CCP 3.1.u94.b - Astrological

Catalogue information
VAT 9434
Aššur
CDLI: 
P497442
Publication
Copy: 
AfO 14 pl. xv
Commentary
DivinationAstrological. Enūma Anu Enlil

Broken

Base text: 
Astrological
Tablet information
Assyrian
Fragment
Columns: 
1
Lines: 
17
7th cent (Assurbanipal libraries and other Assyrian cities)
Bibliography

Leibovici, 1959M. Leibovici, Review of Pinches & Strassmaier LBAT, Revue d'Assyriologie, vol. 53, pp. 159-162, 1959.
[BM. 34031, publié sous le n° 1526, 1 sq., est aussi dupl. de K. 6116 (inédit), rev. 1 sq. Ajoutons à l’intention de M. Weidner que la tablette VAT 9434, publiée en autographie dans AfO 14, pl. XV, l. 7 sqq. , est dupl. de K. 6116, obv. l. 6 sq.]
: 161

Neugebauer & Sachs, 1967O. Neugebauer and Sachs, A. , Some Atypical Astronomical Cuneiform Texts. I, Journal of Cuneiform Studies, vol. 21, pp. 183-218, 1967.
[On line 13]
: 213

Weidner, 1941bE. F. Weidner, Der Tag des Stadtgottes, Archiv für Orientforschung, vol. 14, pp. 340-342, 1941.
[On line 5-6: City god, Aššur]
: 340-341

Weidner, 1966bE. F. Weidner, «Sirius am Tage», Archiv für Orientforschung, vol. 21, p. 55, 1966.
[On line 2]

Record
Rutz, 02/2016 (Communication)
Rutz, 02/2016 (Transliteration)
Rutz, 02/2016 (Translation)
Jiménez, 02/2016 (Revision, corrections)
Rutz & Jiménez, 02/2016 (Introduction)
Jiménez, 08/2016 (Commentary markup)
By Matthew T. Rutz | Make a correction or suggestion
How to cite
Rutz, M.T., 2016, “Commentary on Astrological (CCP 3.1.u94.b),” Cuneiform Commentaries Project (E. Frahm, E. Jiménez, M. Frazer, and K. Wagensonner), 2013–2021; accessed September 17, 2021, at https://ccp.yale.edu/P497442. DOI: 10079/51c5bbt
© Cuneiform Commentaries Project (Citation Guidelines)
Introduction

The fragment VAT 9434 has received scant attention since it was published in copy in the early 1940s. The obverse consists of the upper portion of the tablet with seventeen lines of text in Assyrian script separated with horizontal rulings into nine entries. The reverse is evidently not preserved. The text has a duplicate from Assurbanipal’s library (K.6116+ = CCP 3.1.u94.a) and consists mainly of commentary on celestial omens from the divinatory series Enūma Anu Enlil and Šumma ālu as well as the astronomical compendium MUL.APIN. The first line of VAT 9434 appears to correspond with the catch-line of another fragment from Assurbanipal’s library, BM 134783 (CCP 3.2.11), which is labeled as the 11th tablet in a serialized mukallimtu-commentary on Enūma Anu Enlil. Thus, while impossible to confirm at present, VAT 9434 // K.6116+ may constitute the unknown 12th tablet in the commentary series. However, the different interpretations found in VAT 9434 and Tablet 1 of Šumma Sîn ina tāmartīšu pose a problem for the facile identification of VAT 9434 with a possible Tablet 12 of that commentary series. Some logic is discernable in the ordering of the second and third entries, namely, the mention of the 6th of Nisannu (obv. 4) connects with a comment on the “day of the city god” (obv. 5–6) in the next entry, but too little of what follows is preserved for a detailed examination of the thematic structure of topics and comments.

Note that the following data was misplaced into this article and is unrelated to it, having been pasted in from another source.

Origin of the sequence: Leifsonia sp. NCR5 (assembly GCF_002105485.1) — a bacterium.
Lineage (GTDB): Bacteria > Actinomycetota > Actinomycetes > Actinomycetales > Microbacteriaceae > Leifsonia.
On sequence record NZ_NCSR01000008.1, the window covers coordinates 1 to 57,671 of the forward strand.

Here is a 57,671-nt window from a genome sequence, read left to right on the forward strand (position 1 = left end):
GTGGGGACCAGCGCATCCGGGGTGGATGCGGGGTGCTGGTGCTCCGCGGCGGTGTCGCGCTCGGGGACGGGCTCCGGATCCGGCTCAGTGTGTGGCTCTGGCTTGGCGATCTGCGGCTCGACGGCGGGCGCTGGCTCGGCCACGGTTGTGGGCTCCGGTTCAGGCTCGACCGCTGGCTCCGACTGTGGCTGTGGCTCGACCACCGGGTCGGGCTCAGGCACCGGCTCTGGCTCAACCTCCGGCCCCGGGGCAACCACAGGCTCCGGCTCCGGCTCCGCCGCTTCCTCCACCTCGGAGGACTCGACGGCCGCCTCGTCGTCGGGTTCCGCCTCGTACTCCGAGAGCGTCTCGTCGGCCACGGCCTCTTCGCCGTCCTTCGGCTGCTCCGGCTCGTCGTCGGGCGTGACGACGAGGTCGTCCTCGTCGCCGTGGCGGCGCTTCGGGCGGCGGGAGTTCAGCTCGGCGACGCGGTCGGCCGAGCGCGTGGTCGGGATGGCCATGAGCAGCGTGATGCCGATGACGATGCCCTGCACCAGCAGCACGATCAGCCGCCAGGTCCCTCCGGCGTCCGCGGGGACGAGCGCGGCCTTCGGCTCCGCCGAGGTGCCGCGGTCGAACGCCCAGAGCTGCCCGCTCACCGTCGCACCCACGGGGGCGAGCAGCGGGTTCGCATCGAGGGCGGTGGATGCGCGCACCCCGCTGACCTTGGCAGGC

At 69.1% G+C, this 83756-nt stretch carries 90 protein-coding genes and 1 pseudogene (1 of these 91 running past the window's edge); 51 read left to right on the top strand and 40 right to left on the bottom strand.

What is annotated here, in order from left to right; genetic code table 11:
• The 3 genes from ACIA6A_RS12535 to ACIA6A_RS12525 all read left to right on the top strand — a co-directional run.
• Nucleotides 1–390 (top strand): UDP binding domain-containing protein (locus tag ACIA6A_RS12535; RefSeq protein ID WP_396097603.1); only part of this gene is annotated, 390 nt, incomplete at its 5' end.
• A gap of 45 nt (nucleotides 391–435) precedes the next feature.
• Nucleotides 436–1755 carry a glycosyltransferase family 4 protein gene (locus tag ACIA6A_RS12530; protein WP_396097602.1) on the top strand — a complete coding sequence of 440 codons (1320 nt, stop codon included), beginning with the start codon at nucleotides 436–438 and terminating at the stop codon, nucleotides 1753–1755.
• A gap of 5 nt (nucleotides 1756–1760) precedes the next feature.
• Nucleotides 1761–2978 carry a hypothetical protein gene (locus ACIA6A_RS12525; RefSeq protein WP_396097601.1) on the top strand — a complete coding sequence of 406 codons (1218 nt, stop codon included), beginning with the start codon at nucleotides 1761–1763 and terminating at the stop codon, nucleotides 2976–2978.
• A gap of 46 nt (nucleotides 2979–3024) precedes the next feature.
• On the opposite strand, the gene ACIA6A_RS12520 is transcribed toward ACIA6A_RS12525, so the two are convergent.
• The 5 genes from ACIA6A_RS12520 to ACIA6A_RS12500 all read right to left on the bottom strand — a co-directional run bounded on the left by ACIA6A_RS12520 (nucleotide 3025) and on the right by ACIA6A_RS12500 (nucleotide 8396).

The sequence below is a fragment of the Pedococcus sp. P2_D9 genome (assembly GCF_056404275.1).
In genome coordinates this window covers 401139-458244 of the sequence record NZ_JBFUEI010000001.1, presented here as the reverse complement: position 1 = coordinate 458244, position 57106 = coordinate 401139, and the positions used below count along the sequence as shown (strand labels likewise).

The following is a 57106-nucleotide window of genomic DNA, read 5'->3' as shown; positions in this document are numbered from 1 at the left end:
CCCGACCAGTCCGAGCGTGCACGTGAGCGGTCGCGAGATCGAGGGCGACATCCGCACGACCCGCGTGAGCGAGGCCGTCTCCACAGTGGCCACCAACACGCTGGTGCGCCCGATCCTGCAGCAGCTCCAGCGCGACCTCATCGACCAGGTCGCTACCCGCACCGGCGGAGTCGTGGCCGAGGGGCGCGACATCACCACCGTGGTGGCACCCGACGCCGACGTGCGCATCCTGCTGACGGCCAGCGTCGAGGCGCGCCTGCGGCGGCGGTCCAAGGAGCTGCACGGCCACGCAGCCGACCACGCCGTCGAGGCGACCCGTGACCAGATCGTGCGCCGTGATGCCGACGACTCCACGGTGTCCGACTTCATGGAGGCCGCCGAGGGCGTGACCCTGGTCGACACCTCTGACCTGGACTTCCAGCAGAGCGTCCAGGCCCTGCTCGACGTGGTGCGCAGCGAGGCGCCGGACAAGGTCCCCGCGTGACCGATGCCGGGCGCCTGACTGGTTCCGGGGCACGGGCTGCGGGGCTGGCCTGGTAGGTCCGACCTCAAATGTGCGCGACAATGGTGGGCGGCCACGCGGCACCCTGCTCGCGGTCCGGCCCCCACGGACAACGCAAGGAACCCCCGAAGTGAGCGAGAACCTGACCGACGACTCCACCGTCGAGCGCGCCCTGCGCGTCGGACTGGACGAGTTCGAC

Some of the commentarial explanations relate the astronomical observations to cultic events that are said to happen on the same dates. Thus, in ll. 7-8 the visibility of Scorpion is related to an event involving the “Lady of Ḫursagkalama” (the association between Scorpion and Ḫursagkalama is attested elsewhere). In ll. 2-4, the “red” appearance of the constellation Arrow is said to relate to the 6th of Nisannu, the day “after which Nabû departs from the quay”: it is known that, during the Akītu festival, the statue of Nabû arrived at the Red Gate quay (kāru bābu sāmu) from Borsippa on the evening of the 5th of Nisannu, and on the 6th of Nisannu, it formed part of a procession to the Esangil1 The gist of the explanation lies probably in the “red” color of both the Quay and the constellation.

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AfO 14, pl. 15 VAT 09434 [commenatary itti alishu]

Obverse
o 1o 1

* 30 gišGIGIR U₅ KI GÌR-MIN šá mulŠU.GI GUBaz-ma1

(o 1) If the moon mounts a chariot: (means) it stands with the feet of the Old Man.


o 22

* mul₄GAG.SI. SA₅ KUR ḫa-ru--e GU₇ u₄-um mul₄GAG.SI. IGIru2

(o 2) If the Arrow is red: the land will eat carobs(?); (means) on the day the Arrow is seen the north wind blows for three days; ‘carobs’ (means) ‘sesame’; alternatively, in Nisannu on the 6th day after Nabû (departs?) from the quay the west wind blows.

o 33

    3 U₄-ME im2 DU-ma ḫa-ru--e ŠE.GIŠ.Ì3

o 44

    KIMIN ina itiBÁRA U₄ 6.KAM TA dAG ina ka-ri im4 DU-ma4


o 55

* U₄ DINGIR URUki ŠÈG ŠURnun DINGIR URUki KI URUki-šú ze-ni5

(o 5) If it rains on the day of the city god: the city god is angry with his city; (means) on the 6th day of Nisannu, the 22nd day of Šabāṭu, (or) the 3rd day of Addaru.

o 66

    U₄ 6.KAM ša itiBÁRA U₄ 22.KAM ša itiZÍZ U₄ 3.KAM šá itiŠE


o 77